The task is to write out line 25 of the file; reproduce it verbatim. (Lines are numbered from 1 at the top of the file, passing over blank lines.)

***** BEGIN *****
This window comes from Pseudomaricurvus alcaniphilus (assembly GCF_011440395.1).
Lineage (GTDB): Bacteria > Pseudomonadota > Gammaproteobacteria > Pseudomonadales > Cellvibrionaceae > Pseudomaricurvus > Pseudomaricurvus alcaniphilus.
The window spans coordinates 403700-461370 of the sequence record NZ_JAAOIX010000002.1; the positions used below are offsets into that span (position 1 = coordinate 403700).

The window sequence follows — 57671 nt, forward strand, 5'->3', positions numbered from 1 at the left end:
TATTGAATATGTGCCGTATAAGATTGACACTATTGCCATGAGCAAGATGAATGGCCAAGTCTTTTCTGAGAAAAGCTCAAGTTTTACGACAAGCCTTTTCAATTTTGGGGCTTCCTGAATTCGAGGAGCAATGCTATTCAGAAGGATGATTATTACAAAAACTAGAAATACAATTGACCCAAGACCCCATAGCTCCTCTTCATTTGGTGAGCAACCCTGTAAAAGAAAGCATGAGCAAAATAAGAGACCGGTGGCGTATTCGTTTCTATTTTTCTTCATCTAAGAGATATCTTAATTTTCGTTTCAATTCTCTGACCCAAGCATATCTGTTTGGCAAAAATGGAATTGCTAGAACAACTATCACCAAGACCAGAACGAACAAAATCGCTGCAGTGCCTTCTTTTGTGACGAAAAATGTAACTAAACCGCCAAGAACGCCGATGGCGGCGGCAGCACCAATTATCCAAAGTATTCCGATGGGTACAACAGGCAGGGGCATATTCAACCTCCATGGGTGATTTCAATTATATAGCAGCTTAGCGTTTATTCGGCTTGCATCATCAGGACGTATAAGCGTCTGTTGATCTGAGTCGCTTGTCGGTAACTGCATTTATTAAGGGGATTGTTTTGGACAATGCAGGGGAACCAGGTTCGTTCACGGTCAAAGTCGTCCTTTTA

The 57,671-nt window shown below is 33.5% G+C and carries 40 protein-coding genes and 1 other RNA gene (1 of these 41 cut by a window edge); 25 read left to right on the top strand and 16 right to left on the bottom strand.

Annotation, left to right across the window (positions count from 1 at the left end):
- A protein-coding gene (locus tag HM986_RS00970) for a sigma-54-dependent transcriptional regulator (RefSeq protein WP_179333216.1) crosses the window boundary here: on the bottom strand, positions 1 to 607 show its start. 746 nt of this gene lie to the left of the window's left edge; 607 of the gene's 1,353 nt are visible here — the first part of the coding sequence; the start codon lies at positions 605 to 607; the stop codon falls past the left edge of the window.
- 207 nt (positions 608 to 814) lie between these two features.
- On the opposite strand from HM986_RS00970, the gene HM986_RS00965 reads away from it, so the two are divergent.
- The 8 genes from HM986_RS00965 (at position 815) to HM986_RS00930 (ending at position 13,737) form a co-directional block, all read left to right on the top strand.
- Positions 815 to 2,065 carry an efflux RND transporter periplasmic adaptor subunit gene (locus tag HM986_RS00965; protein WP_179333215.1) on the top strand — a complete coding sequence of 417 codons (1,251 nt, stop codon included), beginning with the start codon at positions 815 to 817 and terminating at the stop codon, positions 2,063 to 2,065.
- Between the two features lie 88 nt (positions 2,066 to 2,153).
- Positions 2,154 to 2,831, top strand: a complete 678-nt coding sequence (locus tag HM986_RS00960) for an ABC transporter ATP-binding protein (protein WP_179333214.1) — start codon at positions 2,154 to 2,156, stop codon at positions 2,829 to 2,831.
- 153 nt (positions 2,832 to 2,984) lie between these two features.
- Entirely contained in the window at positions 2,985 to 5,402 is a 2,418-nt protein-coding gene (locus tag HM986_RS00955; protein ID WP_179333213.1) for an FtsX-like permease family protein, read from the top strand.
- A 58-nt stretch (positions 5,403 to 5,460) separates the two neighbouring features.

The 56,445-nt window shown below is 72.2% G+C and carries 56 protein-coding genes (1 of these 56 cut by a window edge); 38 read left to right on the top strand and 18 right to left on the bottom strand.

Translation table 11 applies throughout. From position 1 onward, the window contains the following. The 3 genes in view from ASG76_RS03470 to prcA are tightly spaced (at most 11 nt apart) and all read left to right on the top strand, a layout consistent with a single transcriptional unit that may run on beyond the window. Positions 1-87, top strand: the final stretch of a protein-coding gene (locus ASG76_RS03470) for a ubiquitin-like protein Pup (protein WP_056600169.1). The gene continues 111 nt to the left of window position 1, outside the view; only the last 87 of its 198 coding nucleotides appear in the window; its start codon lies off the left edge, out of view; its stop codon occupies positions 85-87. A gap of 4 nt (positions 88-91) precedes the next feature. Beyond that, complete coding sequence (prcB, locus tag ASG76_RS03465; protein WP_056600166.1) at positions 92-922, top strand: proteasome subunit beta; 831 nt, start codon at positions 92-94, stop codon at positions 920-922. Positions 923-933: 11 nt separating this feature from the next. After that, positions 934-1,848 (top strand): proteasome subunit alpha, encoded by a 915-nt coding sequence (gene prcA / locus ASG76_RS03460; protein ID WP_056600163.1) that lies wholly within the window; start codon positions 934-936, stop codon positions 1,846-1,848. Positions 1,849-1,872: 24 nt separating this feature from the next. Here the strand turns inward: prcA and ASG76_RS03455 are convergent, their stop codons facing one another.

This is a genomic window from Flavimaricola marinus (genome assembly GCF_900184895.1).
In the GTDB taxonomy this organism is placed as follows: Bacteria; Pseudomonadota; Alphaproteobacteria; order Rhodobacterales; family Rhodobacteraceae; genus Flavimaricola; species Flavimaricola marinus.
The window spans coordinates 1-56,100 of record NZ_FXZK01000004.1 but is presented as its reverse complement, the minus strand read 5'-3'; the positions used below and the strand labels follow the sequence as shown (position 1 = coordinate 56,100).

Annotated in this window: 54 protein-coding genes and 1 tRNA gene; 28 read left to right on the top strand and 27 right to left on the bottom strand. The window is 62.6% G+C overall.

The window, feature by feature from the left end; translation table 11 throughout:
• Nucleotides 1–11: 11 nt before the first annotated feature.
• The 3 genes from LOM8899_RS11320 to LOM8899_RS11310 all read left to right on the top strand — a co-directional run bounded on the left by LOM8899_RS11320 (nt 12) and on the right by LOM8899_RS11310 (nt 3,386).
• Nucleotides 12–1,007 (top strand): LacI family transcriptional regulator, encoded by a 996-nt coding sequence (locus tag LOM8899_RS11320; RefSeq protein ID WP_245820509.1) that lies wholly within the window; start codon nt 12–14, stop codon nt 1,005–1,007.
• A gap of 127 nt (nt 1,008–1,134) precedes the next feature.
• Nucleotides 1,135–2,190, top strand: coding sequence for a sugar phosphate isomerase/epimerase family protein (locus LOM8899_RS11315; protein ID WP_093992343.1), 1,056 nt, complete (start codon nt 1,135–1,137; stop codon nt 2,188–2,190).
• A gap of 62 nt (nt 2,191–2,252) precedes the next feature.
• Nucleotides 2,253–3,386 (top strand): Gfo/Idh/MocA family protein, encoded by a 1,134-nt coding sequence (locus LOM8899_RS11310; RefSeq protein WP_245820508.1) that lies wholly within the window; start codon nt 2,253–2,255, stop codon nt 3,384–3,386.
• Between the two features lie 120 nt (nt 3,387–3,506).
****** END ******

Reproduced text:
• Nucleotides 1–11: 11 nt before the first annotated feature.